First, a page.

Posted: Mar 10, 2014 10:00 AM
 
If you're a parent to a teen, tween or child of any age who loves taking photos of themselves head to head with their friends, you've surely heard the recent buzz about selfies leading to lice infestations. So do we really have to ban our kids from taking these popular close-up shots? Not so fast...

How lice spreads

Head-to-head contact is the most likely way to contract lice from another individual. Lice do not jump or hop, rather they crawl from one head to another when the heads are proximal.

Dr. Ryan Welter, board certified family physician and founder of New England Center for Hair Restoration in North Attleboro, Massachusetts, says, "Head-to-head contact is the most likely way to contract lice from another individual. Lice do not jump or hop, rather they crawl from one head to another when the heads are proximal."

However, lice is generally not spread unless contact remains for a prolonged period of time. Dr. Welter adds, "Selfies therefore are theoretically a possible means of transmission of head lice given that hair contact is made between the heads in the photo and that sufficient time is given for exposure to occur. I am not aware of any official reporting of contracting lice via a selfie, but certainly the possibility exists. It is not likely to occur if the typical head tilt doesn't result in contact or is very brief."

Don't buy into the hype

Dr. Amy B. Hollingsworth, biologist and natural science biology lab coordinator at the University of Akron, goes so far as to say the recent buzz about selfies leading to head lice is "a fake story, propagated by lice-removal services. It is not supported by research data from health organizations. Don't believe pseudo-science." She notes that lice is not very common in teens anyway and is generally spread among family members who share beds, headphones, hairbrushes or hats versus among friends taking photos together.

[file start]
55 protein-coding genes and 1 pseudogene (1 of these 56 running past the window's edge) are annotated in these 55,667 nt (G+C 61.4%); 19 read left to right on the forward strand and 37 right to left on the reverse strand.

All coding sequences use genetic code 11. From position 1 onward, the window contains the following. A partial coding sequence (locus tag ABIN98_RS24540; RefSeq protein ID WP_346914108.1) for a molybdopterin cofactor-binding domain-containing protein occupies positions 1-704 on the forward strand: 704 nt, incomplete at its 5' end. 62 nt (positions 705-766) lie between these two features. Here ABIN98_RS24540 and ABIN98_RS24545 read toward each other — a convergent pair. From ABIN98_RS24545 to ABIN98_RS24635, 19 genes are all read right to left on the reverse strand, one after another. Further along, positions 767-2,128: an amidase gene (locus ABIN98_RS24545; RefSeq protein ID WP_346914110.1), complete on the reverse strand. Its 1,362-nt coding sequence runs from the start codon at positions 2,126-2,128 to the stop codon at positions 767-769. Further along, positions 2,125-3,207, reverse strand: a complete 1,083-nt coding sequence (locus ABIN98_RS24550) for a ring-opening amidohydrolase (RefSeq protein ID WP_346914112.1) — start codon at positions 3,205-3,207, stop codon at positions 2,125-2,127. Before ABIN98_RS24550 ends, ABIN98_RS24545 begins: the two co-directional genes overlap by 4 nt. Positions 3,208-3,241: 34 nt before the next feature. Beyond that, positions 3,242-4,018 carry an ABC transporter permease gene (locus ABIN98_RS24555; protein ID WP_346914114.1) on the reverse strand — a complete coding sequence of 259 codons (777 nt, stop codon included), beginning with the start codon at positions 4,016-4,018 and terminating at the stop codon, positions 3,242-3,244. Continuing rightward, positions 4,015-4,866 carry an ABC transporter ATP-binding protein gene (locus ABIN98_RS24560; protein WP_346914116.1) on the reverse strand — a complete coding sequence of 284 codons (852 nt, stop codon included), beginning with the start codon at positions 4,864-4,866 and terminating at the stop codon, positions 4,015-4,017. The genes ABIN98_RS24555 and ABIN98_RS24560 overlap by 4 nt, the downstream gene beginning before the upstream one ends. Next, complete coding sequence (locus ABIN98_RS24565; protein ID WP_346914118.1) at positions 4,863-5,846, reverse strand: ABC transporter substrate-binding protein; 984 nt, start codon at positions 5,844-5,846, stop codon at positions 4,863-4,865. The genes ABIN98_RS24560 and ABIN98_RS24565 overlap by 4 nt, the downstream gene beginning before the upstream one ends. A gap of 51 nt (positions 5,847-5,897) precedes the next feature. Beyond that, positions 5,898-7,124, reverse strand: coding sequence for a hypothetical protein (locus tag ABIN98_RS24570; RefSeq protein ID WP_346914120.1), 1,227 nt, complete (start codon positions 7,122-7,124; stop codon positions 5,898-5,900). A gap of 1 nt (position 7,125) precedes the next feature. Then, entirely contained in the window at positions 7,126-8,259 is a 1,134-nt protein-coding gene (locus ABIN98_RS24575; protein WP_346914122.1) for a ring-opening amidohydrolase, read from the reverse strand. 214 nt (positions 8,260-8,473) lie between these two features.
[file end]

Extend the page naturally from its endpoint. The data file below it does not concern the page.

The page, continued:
Prevention and education

Ilene Steinberg, co-founder of The Center For Lice Control, agrees that parents need not buy into the recent "scare tactics" about lice spreading from selfie photos. However, since she notes that 90 percent of lice cases are indeed spread from head-to-head contact, she does feel it is important for parents to educate themselves (and their children) about prevention.

She says, "If you're being proactive and doing a combing head check, you don't have to worry — just be aware." The site offers video tutorials on how to check for nits, which are "the eggs that cement themselves to the hair," according to Steinberg.

It is important for parents to communicate with other parents if their child has lice and help educate others on how to do a combing head check to catch it before it spreads.

She adds, "Kids have head-to-head contact all the time that we don't realize. Lice spreads more from product failure and lack of education than from selfies."

She also adds that there needn't be a stigma surrounding lice (or the person who has contracted it) that it's dirty or gross and it must be kept a secret. Steinberg says, "No one tells anyone and then it spreads at a sleepover and goes from one girl having it to five. It is important for parents to communicate with other parents if their child has lice and help educate others on how to do a combing head check to catch it before it spreads. "

So take a deep breath — you don't have to ban your kids from taking selfies with their best friends. (Phew!) Just be sure to check their heads to ensure they stay nit-free!

More child health and development

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When change signals trouble in your teen
Household drugs and your teen: A prescription for addiction?

Photo credit: ONOKY - Brooke Auchincloss/ Brand X Pictures/ Getty Images

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